It’s simple enough to say that ants are repelled by the smell of peppermint oil, but for science buffs, let’s dig a little deeper.
The major chemical compounds found in peppermint oil include terpene, alcohol, and menthol. Each one of those chemical compounds is a natural fumigant, which means that insects and rodents are repelled when their smell receptors pick up on the compounds.
Exactly why they are repelled by the smell of these compounds boils down to evolutionary traits. Insects and plants share a long evolutionary history with each other, which means that plants have developed their own defenses against insects and herbivores from feeding on them.
Terpenes are secondary metabolites widely distributed in the plant kingdom. Plants produce mixtures of terpenes, which are easily isolated by hydrodistillation as oils. The toxicity of various terpene compounds (described as the compound’s LC50) depends on the plant, and some insects have also evolved bio mechanisms for dealing with the toxicity of certain terpenes, but some terpenes remain too toxic for insects to handle.
You can read the rest of the above-linked study on the toxicity of terpenes to insects, but the short version is, plants developed a way to wage chemical warfare against insects, which is why peppermint oil extract is effective at repelling ants.
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- Please note: not suitable for consumption. Keep the product out of the reach of children. Always test the discrete surface before spraying. Wash thoroughly after each use and avoid contact with eyes and skin. Protective equipment is recommended for the eyes and hands. If the product comes into contact with the eyes, wash thoroughly with water.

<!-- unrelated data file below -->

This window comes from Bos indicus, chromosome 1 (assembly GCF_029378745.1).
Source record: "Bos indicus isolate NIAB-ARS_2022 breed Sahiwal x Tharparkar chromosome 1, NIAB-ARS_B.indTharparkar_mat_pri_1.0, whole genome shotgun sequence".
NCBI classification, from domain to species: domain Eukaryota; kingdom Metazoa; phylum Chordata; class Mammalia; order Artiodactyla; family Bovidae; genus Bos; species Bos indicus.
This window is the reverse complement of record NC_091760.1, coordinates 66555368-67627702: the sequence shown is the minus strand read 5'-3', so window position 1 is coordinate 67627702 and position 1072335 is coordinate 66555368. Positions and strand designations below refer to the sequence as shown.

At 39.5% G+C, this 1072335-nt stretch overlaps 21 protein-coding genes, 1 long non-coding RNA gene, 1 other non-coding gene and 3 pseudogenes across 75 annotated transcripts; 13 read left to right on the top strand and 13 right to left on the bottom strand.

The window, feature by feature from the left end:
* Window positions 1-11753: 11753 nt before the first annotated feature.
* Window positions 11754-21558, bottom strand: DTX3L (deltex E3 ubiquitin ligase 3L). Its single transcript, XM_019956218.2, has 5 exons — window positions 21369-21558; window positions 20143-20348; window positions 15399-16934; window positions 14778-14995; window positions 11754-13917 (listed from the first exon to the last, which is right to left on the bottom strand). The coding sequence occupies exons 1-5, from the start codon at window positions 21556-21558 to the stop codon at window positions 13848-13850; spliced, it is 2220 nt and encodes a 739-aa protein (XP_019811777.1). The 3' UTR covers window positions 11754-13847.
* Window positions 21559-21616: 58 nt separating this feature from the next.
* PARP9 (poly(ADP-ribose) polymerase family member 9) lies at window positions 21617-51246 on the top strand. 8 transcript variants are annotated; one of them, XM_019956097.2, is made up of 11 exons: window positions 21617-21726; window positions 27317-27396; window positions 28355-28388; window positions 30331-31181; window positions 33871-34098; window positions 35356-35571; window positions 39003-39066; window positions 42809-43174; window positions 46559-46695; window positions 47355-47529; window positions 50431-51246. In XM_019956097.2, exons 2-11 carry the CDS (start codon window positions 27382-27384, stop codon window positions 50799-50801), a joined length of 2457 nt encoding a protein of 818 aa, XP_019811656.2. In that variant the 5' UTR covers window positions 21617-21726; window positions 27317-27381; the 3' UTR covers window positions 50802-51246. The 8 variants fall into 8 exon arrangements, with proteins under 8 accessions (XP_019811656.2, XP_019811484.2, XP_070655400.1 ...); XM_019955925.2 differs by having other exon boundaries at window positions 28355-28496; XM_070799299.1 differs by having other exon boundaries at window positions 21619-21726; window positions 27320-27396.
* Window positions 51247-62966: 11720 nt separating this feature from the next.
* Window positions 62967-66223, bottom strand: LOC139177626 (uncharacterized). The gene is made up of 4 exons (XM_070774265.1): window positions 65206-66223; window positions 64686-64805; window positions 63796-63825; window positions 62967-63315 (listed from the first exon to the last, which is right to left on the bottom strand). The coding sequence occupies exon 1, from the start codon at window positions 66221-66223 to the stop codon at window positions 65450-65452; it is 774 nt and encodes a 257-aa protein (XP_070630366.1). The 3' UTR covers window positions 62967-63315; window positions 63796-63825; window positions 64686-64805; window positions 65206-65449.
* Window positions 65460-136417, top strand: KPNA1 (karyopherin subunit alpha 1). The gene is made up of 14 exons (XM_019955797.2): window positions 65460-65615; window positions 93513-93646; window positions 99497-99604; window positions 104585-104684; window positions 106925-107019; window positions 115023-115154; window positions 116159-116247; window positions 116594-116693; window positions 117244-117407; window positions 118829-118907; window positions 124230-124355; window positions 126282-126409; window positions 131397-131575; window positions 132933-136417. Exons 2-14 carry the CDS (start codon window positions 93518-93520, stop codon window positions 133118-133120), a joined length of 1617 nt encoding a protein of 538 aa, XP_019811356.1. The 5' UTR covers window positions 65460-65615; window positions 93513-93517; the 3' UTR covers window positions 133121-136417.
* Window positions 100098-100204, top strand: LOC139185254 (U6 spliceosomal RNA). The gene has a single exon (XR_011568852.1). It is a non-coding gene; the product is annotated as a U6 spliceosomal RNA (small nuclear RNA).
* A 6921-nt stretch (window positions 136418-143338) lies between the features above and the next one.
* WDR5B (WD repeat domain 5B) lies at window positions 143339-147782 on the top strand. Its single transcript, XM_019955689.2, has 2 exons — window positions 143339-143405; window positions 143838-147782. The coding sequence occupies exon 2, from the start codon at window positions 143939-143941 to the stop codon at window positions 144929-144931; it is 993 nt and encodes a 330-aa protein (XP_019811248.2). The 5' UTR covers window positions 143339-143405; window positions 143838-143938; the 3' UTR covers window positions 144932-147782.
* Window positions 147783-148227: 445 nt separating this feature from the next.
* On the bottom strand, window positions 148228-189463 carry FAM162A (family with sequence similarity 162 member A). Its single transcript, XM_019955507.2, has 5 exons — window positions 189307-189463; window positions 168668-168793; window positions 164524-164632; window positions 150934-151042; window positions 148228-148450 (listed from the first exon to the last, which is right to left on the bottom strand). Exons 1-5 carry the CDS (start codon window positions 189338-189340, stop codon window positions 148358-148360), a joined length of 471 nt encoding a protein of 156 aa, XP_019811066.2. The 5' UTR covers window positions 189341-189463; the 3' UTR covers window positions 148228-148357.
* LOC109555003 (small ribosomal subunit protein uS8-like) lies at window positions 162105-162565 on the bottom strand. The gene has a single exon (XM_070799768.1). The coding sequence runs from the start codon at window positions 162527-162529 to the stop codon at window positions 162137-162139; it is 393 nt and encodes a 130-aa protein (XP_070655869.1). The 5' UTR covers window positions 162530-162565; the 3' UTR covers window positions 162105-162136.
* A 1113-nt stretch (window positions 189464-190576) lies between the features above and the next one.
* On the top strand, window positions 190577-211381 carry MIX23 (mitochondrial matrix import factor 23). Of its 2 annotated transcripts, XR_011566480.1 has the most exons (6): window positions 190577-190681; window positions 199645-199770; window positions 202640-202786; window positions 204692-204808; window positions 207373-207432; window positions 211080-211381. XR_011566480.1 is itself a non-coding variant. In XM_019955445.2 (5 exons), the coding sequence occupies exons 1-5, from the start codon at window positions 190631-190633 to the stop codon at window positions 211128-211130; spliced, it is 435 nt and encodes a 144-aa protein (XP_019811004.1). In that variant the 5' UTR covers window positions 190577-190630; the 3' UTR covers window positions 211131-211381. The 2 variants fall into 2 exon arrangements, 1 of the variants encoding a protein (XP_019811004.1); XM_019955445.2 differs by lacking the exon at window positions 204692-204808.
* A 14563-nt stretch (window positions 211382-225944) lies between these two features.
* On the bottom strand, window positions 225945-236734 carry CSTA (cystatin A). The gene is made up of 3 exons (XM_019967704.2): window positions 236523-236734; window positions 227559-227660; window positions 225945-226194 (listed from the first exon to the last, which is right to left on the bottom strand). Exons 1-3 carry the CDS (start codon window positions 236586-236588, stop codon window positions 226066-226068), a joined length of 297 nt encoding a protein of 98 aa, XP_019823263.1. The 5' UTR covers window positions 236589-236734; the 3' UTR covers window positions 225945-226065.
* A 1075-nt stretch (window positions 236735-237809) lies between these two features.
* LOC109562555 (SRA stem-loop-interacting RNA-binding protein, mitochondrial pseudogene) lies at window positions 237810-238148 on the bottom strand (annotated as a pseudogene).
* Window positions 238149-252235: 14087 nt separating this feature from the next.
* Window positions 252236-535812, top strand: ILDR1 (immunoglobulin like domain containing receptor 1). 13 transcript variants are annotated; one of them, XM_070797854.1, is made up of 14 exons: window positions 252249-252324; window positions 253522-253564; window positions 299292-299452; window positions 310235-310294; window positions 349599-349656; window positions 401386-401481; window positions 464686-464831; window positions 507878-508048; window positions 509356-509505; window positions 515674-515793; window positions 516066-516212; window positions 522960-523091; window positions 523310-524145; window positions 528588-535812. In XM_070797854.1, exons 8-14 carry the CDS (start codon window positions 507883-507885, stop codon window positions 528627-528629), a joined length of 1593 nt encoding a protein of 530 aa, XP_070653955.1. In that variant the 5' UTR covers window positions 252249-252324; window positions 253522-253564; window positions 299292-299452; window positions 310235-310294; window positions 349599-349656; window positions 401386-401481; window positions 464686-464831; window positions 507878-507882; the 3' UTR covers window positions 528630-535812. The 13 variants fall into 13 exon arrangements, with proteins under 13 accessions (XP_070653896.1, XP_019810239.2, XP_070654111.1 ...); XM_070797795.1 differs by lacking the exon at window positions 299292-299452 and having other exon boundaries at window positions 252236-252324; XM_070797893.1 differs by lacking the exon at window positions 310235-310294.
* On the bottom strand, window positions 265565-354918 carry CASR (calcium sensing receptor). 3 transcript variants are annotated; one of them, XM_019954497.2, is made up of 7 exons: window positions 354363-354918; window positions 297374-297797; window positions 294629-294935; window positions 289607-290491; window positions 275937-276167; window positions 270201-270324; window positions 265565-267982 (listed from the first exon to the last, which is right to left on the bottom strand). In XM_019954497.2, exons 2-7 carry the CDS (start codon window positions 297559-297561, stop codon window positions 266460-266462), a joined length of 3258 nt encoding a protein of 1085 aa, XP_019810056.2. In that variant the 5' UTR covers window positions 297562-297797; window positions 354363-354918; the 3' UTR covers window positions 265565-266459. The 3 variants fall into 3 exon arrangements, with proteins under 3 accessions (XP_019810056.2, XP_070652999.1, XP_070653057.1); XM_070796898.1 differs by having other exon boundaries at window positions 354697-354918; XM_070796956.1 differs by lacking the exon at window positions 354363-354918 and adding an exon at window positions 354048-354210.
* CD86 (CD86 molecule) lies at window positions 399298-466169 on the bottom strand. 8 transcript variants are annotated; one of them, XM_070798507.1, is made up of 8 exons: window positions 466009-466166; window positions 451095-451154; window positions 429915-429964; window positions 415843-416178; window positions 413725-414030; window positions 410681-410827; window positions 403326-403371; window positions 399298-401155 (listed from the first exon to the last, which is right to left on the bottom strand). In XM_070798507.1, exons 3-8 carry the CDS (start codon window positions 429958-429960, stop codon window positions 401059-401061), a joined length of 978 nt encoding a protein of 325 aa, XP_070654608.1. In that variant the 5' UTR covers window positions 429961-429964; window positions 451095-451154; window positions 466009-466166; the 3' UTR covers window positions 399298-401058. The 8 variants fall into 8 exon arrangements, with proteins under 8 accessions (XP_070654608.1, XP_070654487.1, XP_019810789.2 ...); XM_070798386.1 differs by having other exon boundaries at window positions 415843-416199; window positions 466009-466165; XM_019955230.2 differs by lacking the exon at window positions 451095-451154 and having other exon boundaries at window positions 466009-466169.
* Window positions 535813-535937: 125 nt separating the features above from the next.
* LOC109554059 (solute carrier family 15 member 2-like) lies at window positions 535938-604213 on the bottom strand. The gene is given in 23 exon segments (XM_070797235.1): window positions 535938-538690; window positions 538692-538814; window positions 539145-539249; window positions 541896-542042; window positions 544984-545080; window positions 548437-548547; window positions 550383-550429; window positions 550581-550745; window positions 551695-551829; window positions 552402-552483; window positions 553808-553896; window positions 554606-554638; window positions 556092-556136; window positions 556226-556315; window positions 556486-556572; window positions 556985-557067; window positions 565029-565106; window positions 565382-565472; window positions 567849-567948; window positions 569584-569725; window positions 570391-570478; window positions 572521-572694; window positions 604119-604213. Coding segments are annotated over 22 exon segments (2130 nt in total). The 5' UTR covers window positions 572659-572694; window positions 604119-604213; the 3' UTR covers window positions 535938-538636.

Other Studies Worth Checking Out
- Peppermint oil on human skin was effective against three mosquito species. From: Ansari, M. A., Vasudevan, P., Tandon, M., & Razdan, R. K. (2000). Larvicidal and mosquito repellent action of peppermint (Mentha piperita) oil. Bioresource Technology, 71(3), 267-271.
- Beta farnesene in peppermint confused aphid phermones. From: Crock, J., Wildung, M., & Croteau, R. (1997). Isolation and bacterial expression of a sesquiterpene synthase cDNA clone from peppermint (Mentha x piperita, L.) that produces the aphid alarm pheromone (E)-β-farnesene. Proceedings of the National Academy of Sciences, 94(24), 12833-12838.
- Of 53 tested plant oils, bay, caraway seed, clove leaf, lemon eucalyptus, lime, pennyroyal, peppermint, rosewood, spearmint, and tea tree oils were highly effective against the greenhouse whitefly. From: Choi, W. I., Lee, E. H., Choi, B. R., Park, H. M., & Ahn, Y. J. (2003). Toxicity of plant essential oils to Trialeurodes vaporariorum (Homoptera: Aleyrodidae). Journal of Economic Entomology, 96(5), 1479-1484.